“It means a lot. Seeing some very, very little guy in the crowd enjoying the show, it’s very nice and I hope they’re going to play tennis and be very, very good,” Fils told Arab News in Jeddah.

“I think here, they have good players, but they don’t have any elite players in the top 100, so I hope this is going to change. Let’s see what happens in the future, but if some young guys can play and be very, very good, I really hope to see that.”

 

 

Daniel Vallverdu, co-tournament director of the Next Gen ATP Finals, said the event had gone “incredibly well” and hailed the efforts made by the Ministry of Sport and the Saudi Tennis Federation to put it all together in a short time frame.

He added that opting to host the Next Gen Finals as the first official tennis tournament in the Kingdom was “100 percent the right strategy” as opposed to starting with a bigger event like a Masters 1000.

“When you start bringing big names, you have a strong impact right away, but if there’s not continuity to it, the interest drops and then basically you did it for nothing,” said Vallverdu.

“For me, there’s two components. The first one is the connection between the Next Gen and the young population in Saudi. I think it’s the right message.

“The second one is it’s a real partnership with the tour, which is what the federation wanted to do. You’re taking on an officially owned ATP event. So you’re working with the ATP to deliver the event; it’s not like you’re taking an event on your own and then you’re delivering a 250 or a 500-level tournament on your own with no connection to the ATP.

“Here, it’s a real partnership, which is a message the federation wanted to send, to show that willingness and idea to work with the tours. They’re trying to work the same way with the WTA and hopefully some positive news will come out at some point.”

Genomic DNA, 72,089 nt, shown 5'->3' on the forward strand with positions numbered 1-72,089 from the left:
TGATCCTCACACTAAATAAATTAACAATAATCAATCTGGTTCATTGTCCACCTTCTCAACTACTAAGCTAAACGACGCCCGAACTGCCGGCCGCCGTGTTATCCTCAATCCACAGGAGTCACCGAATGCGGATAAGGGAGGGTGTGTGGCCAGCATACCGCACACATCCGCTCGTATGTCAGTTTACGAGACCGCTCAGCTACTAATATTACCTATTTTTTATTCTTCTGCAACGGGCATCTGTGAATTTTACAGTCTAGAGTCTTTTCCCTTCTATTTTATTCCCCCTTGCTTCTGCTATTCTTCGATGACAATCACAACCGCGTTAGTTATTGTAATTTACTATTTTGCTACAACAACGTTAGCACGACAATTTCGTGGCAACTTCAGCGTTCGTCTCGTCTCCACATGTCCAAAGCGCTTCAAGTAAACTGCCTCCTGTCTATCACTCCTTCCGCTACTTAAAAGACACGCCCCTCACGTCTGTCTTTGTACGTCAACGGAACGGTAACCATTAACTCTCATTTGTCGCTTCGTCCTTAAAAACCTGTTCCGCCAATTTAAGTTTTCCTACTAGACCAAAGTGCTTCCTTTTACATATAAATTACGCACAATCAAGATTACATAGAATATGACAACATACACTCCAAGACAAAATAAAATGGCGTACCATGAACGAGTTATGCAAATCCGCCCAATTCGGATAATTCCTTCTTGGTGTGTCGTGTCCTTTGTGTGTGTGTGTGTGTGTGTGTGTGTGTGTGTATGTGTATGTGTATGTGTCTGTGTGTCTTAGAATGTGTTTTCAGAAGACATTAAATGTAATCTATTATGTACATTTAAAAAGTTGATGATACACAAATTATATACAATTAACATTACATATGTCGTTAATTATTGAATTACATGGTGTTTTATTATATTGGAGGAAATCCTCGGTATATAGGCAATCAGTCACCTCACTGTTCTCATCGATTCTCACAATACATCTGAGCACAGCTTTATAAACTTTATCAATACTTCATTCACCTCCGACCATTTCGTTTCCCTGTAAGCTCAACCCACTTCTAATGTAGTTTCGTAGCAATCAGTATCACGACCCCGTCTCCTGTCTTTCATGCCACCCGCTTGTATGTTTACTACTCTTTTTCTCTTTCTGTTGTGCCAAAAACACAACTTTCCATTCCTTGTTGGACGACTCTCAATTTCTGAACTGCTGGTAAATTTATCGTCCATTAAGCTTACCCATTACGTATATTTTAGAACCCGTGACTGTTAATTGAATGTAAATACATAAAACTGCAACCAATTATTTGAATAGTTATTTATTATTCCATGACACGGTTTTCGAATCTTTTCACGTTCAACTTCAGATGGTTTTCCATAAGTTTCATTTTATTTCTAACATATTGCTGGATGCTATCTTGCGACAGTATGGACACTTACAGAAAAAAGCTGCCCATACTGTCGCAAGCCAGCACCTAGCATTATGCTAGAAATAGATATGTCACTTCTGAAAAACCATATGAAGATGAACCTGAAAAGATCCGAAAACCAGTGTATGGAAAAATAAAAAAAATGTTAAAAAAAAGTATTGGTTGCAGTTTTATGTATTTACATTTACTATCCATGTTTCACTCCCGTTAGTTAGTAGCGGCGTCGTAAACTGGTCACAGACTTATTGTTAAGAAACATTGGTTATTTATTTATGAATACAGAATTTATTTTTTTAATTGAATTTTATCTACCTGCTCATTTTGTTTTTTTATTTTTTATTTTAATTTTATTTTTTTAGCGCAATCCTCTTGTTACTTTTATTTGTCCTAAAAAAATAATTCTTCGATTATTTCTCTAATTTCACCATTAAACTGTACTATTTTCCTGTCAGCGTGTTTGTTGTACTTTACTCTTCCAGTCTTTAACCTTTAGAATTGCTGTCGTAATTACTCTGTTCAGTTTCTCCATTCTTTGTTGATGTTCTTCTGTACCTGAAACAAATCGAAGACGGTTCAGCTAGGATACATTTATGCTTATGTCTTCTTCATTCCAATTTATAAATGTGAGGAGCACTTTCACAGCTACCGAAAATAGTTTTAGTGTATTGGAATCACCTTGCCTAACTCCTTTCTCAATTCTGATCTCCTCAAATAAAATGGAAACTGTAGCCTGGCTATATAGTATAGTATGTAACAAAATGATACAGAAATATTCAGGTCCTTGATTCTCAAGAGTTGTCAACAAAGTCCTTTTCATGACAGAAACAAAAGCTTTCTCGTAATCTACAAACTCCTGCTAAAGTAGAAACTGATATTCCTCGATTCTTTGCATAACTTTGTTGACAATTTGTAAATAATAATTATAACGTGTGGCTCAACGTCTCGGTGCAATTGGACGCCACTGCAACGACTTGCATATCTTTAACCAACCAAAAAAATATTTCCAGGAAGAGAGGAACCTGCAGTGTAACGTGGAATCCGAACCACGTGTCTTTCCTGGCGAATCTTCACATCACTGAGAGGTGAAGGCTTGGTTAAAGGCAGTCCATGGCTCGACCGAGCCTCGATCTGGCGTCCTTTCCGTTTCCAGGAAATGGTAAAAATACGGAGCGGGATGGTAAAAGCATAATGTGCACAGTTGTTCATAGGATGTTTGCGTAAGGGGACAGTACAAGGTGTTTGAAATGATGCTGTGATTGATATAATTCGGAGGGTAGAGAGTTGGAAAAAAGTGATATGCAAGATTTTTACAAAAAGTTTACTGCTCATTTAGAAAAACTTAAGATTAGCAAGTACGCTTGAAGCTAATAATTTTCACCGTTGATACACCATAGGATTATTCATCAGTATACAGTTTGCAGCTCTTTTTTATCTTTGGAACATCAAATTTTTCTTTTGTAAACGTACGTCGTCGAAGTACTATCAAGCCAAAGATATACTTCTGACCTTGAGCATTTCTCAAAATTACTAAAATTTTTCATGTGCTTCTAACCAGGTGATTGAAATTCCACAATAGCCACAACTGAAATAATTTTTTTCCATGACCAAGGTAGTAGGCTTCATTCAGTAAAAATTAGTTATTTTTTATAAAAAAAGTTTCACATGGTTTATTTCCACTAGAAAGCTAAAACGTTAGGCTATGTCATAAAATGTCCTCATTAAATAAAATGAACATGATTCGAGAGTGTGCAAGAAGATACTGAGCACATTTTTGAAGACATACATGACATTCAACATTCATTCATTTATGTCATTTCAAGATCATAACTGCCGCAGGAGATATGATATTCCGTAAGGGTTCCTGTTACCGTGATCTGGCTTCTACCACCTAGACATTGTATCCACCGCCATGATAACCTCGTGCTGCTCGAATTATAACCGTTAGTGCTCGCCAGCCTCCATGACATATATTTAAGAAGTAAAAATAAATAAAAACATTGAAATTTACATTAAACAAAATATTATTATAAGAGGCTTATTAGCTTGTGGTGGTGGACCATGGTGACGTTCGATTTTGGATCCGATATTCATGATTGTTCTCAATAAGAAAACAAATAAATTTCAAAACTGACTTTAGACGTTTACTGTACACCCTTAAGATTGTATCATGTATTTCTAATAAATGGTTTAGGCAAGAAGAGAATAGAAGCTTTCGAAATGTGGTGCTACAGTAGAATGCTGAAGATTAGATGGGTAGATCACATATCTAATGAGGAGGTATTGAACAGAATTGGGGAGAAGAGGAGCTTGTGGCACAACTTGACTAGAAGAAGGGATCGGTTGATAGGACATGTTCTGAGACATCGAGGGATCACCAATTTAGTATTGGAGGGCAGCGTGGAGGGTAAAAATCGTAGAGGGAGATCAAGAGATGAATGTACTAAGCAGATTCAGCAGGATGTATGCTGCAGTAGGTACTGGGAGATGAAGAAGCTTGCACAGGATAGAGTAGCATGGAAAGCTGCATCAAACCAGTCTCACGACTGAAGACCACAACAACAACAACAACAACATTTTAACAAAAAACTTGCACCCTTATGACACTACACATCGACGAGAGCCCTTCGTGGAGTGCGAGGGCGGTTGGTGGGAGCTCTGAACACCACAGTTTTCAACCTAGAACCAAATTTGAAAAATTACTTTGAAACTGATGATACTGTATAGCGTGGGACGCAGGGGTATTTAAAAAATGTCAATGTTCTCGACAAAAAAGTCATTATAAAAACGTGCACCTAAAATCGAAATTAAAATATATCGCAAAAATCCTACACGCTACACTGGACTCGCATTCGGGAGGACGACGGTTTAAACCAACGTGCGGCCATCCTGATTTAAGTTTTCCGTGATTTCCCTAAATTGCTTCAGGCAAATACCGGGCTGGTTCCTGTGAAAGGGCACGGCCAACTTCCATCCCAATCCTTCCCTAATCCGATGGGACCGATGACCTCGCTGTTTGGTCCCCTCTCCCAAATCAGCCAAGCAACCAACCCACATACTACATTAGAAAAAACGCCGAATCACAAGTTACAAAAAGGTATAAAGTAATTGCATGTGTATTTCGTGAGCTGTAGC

Indeed, the Next Gen ATP Finals is just the start when it comes to the Kingdom’s involvement with tennis. The prestigious year-end WTA Finals is expected to be the next major sports event heading Saudi’s way, and Mutabagani said that there could be more in the pipeline.

“We’re still in talks with the WTA. Nothing is final, nothing is set. We’re trying to find what’s the best way to collaborate with the WTA; whether it’s the Finals, whether it’s other tournaments. We’re in great discussions and things are moving along. So, we’re very optimistic,” she said.

“We’re still hoping that next year we can have a combined Next Gen event with the females. So it would be male under 21 and female under 21. I think that would be great to inspire female tennis players here.”

There have been rumblings about Saudi Arabia’s desire to host a Masters 1000 event, but Mutabagani believes taking things one step at a time is the best way to grow the sport locally and foster a strong relationship with the major stakeholders in tennis.

“It’s a dream, of course, if we can get an ATP 1000. Everybody dreams of that — that’s like the top of the pyramid,” she added.

“But I think we’re moving slowly, gradually and building it up slowly. That’s the best way to go. And if it comes, sure, why not? But if it doesn’t, we’ll still keep going and hopefully we’re building this good relationship and long-term relationship and partnership with the ATP, with the WTA, with the ITF, so I think we’re in a good position, but everything has to take its time.”